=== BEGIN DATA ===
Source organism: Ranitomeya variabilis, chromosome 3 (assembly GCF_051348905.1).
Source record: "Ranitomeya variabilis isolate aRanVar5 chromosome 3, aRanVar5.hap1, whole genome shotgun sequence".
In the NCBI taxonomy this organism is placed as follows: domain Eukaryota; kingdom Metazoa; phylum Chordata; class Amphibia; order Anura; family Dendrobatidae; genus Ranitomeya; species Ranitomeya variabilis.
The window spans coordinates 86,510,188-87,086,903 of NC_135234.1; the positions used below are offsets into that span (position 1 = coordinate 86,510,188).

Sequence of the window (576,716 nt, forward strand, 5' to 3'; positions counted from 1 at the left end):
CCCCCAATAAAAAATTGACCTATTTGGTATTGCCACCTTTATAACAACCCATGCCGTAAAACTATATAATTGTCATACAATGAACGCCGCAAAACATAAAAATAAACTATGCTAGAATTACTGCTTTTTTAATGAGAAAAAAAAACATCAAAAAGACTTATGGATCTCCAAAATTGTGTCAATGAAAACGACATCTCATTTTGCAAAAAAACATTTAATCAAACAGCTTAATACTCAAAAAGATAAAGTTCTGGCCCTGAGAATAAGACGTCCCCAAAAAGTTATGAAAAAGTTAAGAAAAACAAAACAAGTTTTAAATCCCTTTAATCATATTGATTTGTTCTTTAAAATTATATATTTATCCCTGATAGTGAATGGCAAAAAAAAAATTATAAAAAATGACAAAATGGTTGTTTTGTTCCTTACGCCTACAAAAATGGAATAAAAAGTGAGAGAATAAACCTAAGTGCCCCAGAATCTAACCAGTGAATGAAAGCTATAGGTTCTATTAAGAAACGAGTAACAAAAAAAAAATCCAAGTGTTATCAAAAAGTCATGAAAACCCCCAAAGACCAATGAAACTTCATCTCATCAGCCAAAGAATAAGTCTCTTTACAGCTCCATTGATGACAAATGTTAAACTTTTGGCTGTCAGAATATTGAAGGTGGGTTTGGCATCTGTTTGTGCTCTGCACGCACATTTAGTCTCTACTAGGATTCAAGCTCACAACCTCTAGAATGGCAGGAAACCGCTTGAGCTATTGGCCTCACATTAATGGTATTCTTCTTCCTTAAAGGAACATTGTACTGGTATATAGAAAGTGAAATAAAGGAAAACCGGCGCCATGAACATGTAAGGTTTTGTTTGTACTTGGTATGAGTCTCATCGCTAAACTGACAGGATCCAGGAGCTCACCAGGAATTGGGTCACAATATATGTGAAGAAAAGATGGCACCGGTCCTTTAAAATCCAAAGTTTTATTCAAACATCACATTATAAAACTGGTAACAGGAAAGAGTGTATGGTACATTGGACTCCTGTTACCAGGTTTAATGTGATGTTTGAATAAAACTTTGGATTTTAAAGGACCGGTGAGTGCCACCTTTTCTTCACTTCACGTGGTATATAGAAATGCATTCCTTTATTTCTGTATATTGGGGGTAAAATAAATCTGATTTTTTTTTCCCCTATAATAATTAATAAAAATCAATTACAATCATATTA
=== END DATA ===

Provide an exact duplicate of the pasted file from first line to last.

Source organism: Ranitomeya variabilis, chromosome 3 (assembly GCF_051348905.1).
Source record: "Ranitomeya variabilis isolate aRanVar5 chromosome 3, aRanVar5.hap1, whole genome shotgun sequence".
In the NCBI taxonomy this organism is placed as follows: domain Eukaryota; kingdom Metazoa; phylum Chordata; class Amphibia; order Anura; family Dendrobatidae; genus Ranitomeya; species Ranitomeya variabilis.
The window spans coordinates 86,510,188-87,086,903 of NC_135234.1; the positions used below are offsets into that span (position 1 = coordinate 86,510,188).

Sequence of the window (576,716 nt, forward strand, 5' to 3'; positions counted from 1 at the left end):
CCCCCAATAAAAAATTGACCTATTTGGTATTGCCACCTTTATAACAACCCATGCCGTAAAACTATATAATTGTCATACAATGAACGCCGCAAAACATAAAAATAAACTATGCTAGAATTACTGCTTTTTTAATGAGAAAAAAAAACATCAAAAAGACTTATGGATCTCCAAAATTGTGTCAATGAAAACGACATCTCATTTTGCAAAAAAACATTTAATCAAACAGCTTAATACTCAAAAAGATAAAGTTCTGGCCCTGAGAATAAGACGTCCCCAAAAAGTTATGAAAAAGTTAAGAAAAACAAAACAAGTTTTAAATCCCTTTAATCATATTGATTTGTTCTTTAAAATTATATATTTATCCCTGATAGTGAATGGCAAAAAAAAAATTATAAAAAATGACAAAATGGTTGTTTTGTTCCTTACGCCTACAAAAATGGAATAAAAAGTGAGAGAATAAACCTAAGTGCCCCAGAATCTAACCAGTGAATGAAAGCTATAGGTTCTATTAAGAAACGAGTAACAAAAAAAAAATCCAAGTGTTATCAAAAAGTCATGAAAACCCCCAAAGACCAATGAAACTTCATCTCATCAGCCAAAGAATAAGTCTCTTTACAGCTCCATTGATGACAAATGTTAAACTTTTGGCTGTCAGAATATTGAAGGTGGGTTTGGCATCTGTTTGTGCTCTGCACGCACATTTAGTCTCTACTAGGATTCAAGCTCACAACCTCTAGAATGGCAGGAAACCGCTTGAGCTATTGGCCTCACATTAATGGTATTCTTCTTCCTTAAAGGAACATTGTACTGGTATATAGAAAGTGAAATAAAGGAAAACCGGCGCCATGAACATGTAAGGTTTTGTTTGTACTTGGTATGAGTCTCATCGCTAAACTGACAGGATCCAGGAGCTCACCAGGAATTGGGTCACAATATATGTGAAGAAAAGATGGCACCGGTCCTTTAAAATCCAAAGTTTTATTCAAACATCACATTATAAAACTGGTAACAGGAAAGAGTGTATGGTACATTGGACTCCTGTTACCAGGTTTAATGTGATGTTTGAATAAAACTTTGGATTTTAAAGGACCGGTGAGTGCCACCTTTTCTTCACTTCACGTGGTATATAGAAATGCATTCCTTTATTTCTGTATATTGGGGGTAAAATAAATCTGATTTTTTTTTCCCCTATAATAATTAATAAAAATCAATTACAATCATATTA